Grosvenor and Trifonov in Vancouver

Two of the best young pianists around performing the same week in my town! Pretty exciting stuff. I’ll be at both concerts and try to write up a few impressions.

Grosvenor at Vancouver Playhouse (tomorrow)


Siciliano in G minor from Flute Sonata No. 2 in E-flat major BWV 1031

Ertödt’ uns durch dein’ Güte (Movement 5 of ‘Jesus nahm zu sich die Zwölfe’, BWV 22)

Prelude in E Minor BWV 555

Largo from the Sonata No. 3 in C Major for solo violin BWV 1005
Sinfonia from Cantata ‘Wir Danken Dir, Gott, Wir Danken Dir’, BWV 29

Sonata in E-flat Major, Op. 7

Mazurkas Op. 3 (selections)

Valse, Op. 38

Polonaise in F-sharp minor, Op. 44

Blue Danube

Trifonov on Wednesday April 10:

Scriabin Sonata No. 2, Op. 19

Liszt Sonata in B Minor

Rachmaninoff Variations on a Theme by Chopin, Op. 22 … onov-piano

both really don’t do it for me at all, but i’d still be interested in hearing what you have to say about these two.

True. I’m actually a bit excited just to hear some of these pieces performed at a high standard (like the Scriabin Mazurkas, F sharp polonaise, Shulz Evler).

I think Grosvenor is head and shoulders above Trifonov, but please do share your thoughts after the concerts!

I agree.
I liked Grosvenor better when he was a prodigy, and Trifinov… I’m just indifferent to.
I like Geniushas better than these two, but even he is hit and miss.

I’m not sure if those 2 programs could be any more different than each other!

I had a 6th row, center orchestra ticket. First, the Bach transcriptions. Nothing really stood out for me in the first few pieces (of these pieces, I’m only really familiar with the Bach-Kempff).

The sound didn’t really rise above mezzo-forte until the Saint-Saens arrangement. I found myself wondering if it was the hall, the piano’s voicing, or if Benjamin was just not projecting sound that well. In any case, the Bach pieces were pretty played aside from maybe a subdued dynamic range. By the way, that rarely heard Saint-Saens arrangement sounds very difficult, but I was left a bit unconvinced of its musical value.

The Beethoven was quite well done. The e-flat major is one that isn’t heard very often, for good reason (I think it has one of the most boring possible slow movements. Aside from Schnabel, I don’t thing many people can make it worth listening to). Grosvenor’s playing had excellent rhytmic flair in the outer movements, and held my attention reasonably well in the inner movements. In some of the chords, it sounded like he was voicing in a weird, secco way, but it turned out there was something weird going on with the piano - a technician was brought out during intermission to fix it.

The Scriabin Mazurkas had great colouristic detail, rhythmic imagination, and natural expression. He played 3 (G minor), 4 (E major) , 6 (C sharp minor), and 1 (B minor). 4 was especially spellbinding.

He (thankfully) took some chances in the F sharp polonaise (he missed one of those gruesome skips, as well as the last octave at the end of those tricky runs (at least a couple times)).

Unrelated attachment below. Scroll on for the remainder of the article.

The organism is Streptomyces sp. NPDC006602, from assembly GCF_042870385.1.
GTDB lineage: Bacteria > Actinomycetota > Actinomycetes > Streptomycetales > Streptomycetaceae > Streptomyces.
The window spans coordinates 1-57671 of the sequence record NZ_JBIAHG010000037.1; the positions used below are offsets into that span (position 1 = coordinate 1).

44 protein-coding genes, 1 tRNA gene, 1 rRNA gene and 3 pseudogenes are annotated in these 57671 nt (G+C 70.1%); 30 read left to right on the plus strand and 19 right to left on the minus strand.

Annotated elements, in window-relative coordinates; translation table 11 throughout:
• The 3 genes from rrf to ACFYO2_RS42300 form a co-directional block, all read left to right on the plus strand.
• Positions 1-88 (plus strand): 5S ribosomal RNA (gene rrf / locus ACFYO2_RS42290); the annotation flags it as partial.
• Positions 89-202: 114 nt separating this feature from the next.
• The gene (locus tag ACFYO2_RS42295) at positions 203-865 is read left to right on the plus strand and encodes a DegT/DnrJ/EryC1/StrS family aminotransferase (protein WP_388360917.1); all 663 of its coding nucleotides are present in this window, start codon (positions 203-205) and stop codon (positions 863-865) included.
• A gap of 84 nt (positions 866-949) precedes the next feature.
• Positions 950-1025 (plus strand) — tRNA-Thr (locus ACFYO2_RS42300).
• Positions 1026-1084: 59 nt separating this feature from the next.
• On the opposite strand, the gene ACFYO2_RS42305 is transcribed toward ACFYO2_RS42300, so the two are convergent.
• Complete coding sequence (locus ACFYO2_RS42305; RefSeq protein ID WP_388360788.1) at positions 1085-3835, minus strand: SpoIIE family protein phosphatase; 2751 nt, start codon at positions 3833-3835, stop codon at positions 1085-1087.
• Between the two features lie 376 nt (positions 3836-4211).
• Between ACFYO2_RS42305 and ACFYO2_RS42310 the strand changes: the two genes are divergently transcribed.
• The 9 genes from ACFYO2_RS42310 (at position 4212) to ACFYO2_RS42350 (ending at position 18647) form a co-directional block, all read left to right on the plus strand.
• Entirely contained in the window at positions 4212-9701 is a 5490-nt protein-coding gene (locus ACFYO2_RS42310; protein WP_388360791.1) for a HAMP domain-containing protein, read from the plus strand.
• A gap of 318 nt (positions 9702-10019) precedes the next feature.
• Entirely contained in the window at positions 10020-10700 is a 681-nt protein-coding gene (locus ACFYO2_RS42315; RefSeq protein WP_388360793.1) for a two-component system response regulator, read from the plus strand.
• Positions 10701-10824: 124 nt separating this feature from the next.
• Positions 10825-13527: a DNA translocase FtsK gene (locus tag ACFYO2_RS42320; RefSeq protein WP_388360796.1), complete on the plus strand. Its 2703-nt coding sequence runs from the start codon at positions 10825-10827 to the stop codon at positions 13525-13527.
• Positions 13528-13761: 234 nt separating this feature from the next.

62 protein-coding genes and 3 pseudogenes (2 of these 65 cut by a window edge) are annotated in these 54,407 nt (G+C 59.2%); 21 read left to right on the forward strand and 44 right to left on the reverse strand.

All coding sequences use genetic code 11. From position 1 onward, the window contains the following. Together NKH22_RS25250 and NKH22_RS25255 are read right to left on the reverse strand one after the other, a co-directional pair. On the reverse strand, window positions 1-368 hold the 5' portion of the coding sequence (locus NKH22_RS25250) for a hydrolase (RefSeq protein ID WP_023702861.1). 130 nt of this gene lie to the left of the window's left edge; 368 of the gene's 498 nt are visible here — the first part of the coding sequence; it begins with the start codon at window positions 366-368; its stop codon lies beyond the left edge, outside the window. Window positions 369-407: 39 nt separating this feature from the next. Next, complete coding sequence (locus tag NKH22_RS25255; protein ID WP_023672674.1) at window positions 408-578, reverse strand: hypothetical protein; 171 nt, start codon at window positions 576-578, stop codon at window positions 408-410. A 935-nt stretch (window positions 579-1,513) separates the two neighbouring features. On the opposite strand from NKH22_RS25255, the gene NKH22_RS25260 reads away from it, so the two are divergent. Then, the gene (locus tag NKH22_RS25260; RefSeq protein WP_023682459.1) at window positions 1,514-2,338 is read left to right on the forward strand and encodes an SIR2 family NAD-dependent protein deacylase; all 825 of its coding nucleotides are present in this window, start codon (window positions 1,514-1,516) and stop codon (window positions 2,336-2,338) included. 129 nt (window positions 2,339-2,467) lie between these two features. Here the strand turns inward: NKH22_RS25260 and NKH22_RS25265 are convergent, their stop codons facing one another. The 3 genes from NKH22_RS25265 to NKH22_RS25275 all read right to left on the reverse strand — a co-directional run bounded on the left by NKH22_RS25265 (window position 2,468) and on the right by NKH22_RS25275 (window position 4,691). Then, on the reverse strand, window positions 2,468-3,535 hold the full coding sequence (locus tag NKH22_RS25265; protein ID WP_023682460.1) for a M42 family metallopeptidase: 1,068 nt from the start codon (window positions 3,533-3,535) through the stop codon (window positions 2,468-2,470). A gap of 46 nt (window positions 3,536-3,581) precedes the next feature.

He played the Schulz-Evler with the ostinato-like intro that most people leave out. The performance of this difficult work was done with a lot of panache (especially that introduction, which was brilliantly done), though the meter wasn’t on the level of Lhevinne (the part corresponding to 2:56 in the Lhevinne performance had too many downbeats in Grosvenor’s). From where I was sitting it looked like he played his super fast octaves from the shoulder with a somewhat high wrist, which he unleashed AK-47 style. I don’t know how this is even possible, actually. (I’m used to thinking about these kinds of super-fast octaves played with a loose, low wrist a la Vlad).

He played (beautifully) a Mendelssohn Song without words for encore.

Overall, pretty promising stuff from a pianist who’s only 20. I didn’t find anything super inspiring, but his interpretations are already sophisticated and colorful and can only get better with more confidence. The only main pianistic critique I can think of (that I wouldn’t have known if I hadn’t heard him live) is that the sound can probably be projected better; i.e., not enough arm weight for my taste. Maybe he should start working out, or not working out (like Volodos).

Thanks for the review!
Maybe he didn’t make enough of an adjustment to the hall in terms of projection?
I saw a recital on Friday night in a very small hall but mercifully the pianist adjusted to the venue by not playing above what would be MF in a regular sized hall. Here however, it sounded FF.
If he’d have played at a genuine fortissimo it would’ve blown out my eardrums.

His live Chopin etudes sucked pretty bad though, he is not ready to record it. A shame that DG is pushing him to do it.

Sorry for not writing something right after the concert. My seats weren’t as good in the Chan centre and the acoustics were a lot different, so it’s pointless trying to directly compare the pianists’ sound.

Trifonov’s playing is colorful and spontaneous, but he seemed to push his limits more. So there were some exciting moments, but I felt some phrasings didn’t make sense. Grosvenor had a few inaccuracies, but he always seemed 100% in control.

For an encore, Trifonov played the second movement of the Rachmaninoff Bach transcription, as well as some kind of transcription from Stravinsky’s firebird.

Someone’s iPhone xylophone ringtone went off during the final bars of the Liszt - SEVERAL TIMES. It was appalling. Especially ironic occurance at a Triphoneoff concert. :dong:

The Firebird transcription was Anton Ugorski’s.